11. Chicago Cubs (46–45, plus-16, LT: 12)

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As Tom Verducci eloquently wrote in his book The Cubs Way, Theo Epstein and Jed Hoyer aimed to build a championship team around young, cornerstone offensive players like Anthony Rizzo and Kris Bryant. Their strategy for acquiring pitching help would be far more ad-libbed, with a combination of big spending when necessary, plus the hope of finding quality arms under rocks.

The problem with trying to buy low is that those kinds of needle-in-a-haystack pitchers tend to carry more risk than blue-chippers. Thus you have incredible finds like Jake Arrieta and Kyle Hendricks suddenly struggling this season ... not to mention big-dollar free agents John Lackey and Jon Lester shouldering their own share of lousy results. Add it all up and you had a Cubs rotation badly in need of quality arms, preferably younger pitchers with multiple years of controllable service time.

Come on down, Jose Quintana! It’s quite possible that the Cubs grow to miss the four prospects they sent to the White Sox in exchange for Quintana’s services, especially 20-year-old outfielder Eloy Jimenez. But Quintana checked all the boxes for the Cubs: A durable lefty who, other than a mysterious 11-start stretch at the beginning of this season, has been a metronome of strong performance going back to Opening Day 2013.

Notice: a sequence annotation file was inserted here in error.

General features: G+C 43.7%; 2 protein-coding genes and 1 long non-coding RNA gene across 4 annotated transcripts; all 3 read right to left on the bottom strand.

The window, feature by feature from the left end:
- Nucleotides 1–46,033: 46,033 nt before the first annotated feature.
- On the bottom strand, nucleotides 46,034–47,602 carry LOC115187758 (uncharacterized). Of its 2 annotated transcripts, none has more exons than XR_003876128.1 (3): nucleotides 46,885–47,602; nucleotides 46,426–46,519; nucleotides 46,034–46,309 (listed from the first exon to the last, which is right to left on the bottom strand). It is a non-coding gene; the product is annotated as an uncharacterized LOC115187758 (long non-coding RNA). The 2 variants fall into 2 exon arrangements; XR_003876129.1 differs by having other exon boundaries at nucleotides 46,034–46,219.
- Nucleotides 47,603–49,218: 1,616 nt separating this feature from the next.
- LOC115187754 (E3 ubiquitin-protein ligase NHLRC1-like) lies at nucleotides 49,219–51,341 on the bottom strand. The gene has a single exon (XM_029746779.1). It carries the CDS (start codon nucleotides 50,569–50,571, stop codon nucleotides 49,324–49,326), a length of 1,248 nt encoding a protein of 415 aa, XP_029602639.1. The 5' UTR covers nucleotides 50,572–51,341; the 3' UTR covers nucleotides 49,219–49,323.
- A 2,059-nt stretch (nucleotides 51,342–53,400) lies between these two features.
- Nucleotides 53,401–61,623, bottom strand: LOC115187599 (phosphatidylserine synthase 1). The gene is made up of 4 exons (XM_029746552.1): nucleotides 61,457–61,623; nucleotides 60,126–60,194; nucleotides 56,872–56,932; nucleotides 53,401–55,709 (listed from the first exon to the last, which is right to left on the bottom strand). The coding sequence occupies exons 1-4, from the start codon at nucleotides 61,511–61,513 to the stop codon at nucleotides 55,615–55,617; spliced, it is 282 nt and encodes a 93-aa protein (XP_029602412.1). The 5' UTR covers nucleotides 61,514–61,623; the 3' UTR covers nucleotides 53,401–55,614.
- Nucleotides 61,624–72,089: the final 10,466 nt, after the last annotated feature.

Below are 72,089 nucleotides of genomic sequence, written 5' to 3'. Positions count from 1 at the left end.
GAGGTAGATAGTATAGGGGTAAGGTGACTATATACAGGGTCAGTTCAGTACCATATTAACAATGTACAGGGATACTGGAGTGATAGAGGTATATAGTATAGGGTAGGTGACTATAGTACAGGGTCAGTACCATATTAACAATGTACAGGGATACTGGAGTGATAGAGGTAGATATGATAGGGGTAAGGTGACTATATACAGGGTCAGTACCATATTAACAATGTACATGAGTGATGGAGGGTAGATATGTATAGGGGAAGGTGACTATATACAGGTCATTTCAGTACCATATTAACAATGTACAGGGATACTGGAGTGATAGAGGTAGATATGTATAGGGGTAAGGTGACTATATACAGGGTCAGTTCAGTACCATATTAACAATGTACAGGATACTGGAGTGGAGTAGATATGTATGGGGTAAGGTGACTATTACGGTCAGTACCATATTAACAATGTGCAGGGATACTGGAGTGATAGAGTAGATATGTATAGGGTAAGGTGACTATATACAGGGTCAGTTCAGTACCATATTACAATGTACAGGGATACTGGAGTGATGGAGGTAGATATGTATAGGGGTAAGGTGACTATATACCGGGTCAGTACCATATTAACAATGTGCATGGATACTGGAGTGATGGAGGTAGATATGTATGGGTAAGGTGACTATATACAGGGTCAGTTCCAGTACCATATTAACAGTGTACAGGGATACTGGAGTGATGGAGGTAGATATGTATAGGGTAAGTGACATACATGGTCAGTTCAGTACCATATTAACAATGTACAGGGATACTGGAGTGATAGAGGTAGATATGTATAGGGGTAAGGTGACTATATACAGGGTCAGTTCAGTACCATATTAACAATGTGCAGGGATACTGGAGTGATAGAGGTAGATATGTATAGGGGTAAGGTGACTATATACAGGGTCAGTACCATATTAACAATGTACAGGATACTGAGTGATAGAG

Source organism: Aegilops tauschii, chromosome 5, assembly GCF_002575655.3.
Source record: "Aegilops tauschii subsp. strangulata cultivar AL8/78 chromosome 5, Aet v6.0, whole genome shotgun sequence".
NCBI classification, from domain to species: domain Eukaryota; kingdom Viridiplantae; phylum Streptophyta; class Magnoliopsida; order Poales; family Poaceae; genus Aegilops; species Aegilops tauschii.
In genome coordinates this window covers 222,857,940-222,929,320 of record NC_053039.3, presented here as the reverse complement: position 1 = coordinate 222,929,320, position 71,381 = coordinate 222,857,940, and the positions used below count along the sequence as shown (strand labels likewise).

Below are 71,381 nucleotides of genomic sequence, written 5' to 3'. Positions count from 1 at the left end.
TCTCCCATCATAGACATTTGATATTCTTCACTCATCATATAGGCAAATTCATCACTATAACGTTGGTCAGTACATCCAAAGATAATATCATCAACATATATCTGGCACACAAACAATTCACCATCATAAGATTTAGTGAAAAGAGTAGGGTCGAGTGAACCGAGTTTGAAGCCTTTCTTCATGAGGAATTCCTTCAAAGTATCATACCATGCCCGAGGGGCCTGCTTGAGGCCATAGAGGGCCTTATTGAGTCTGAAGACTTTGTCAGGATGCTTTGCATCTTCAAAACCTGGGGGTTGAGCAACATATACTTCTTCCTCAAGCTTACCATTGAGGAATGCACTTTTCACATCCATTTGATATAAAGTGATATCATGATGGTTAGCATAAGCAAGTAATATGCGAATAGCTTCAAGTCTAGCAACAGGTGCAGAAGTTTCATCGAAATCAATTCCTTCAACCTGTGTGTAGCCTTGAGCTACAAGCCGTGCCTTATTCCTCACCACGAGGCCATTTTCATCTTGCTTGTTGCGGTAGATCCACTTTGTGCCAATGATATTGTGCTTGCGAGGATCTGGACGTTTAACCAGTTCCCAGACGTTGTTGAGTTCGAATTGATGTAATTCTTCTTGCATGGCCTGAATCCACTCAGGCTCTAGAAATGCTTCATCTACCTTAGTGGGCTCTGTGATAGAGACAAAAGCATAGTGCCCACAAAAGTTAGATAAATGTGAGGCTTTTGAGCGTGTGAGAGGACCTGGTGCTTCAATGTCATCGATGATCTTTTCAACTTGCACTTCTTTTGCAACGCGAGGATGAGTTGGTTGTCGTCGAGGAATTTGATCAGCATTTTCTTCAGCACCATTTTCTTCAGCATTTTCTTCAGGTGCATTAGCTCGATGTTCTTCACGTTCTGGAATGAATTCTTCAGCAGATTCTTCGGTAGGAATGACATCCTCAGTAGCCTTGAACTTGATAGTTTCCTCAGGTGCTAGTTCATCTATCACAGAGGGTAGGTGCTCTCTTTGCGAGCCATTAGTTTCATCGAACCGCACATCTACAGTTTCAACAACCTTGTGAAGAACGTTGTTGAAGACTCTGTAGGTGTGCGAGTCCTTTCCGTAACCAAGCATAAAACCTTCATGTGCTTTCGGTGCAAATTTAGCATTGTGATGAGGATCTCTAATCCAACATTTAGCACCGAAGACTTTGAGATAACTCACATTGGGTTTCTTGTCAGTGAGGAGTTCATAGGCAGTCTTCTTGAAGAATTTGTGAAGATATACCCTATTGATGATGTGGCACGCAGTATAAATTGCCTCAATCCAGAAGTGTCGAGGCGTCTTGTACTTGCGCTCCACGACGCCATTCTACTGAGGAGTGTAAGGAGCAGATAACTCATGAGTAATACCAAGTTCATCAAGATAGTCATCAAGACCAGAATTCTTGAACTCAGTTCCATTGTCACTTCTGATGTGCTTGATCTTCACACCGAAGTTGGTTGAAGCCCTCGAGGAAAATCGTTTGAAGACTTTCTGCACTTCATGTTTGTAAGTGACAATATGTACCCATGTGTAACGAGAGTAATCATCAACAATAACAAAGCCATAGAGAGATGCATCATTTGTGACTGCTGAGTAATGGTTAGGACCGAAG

Quintana’s first start as a Cub following the trade? Pretty, prettyyyyy good. The 28-year-old southpaw annihilated a power-laden Orioles lineup in Baltimore, hurling seven shutout innings, allowing just three hits, walking none, and punching out a jaw-dropping 12 batters. It’d be pretty fun if Quintana rejuvenates the teetering Cubs and gets them back on the World Series track now, followed by Jimenez and friends forming the foundation of a perennial winner on the South Side in the early 2020s.

10. Tampa Bay Rays (49–44, plus-19, LT: 10)

9. New York Yankees (47–43, plus-100, LT: 6)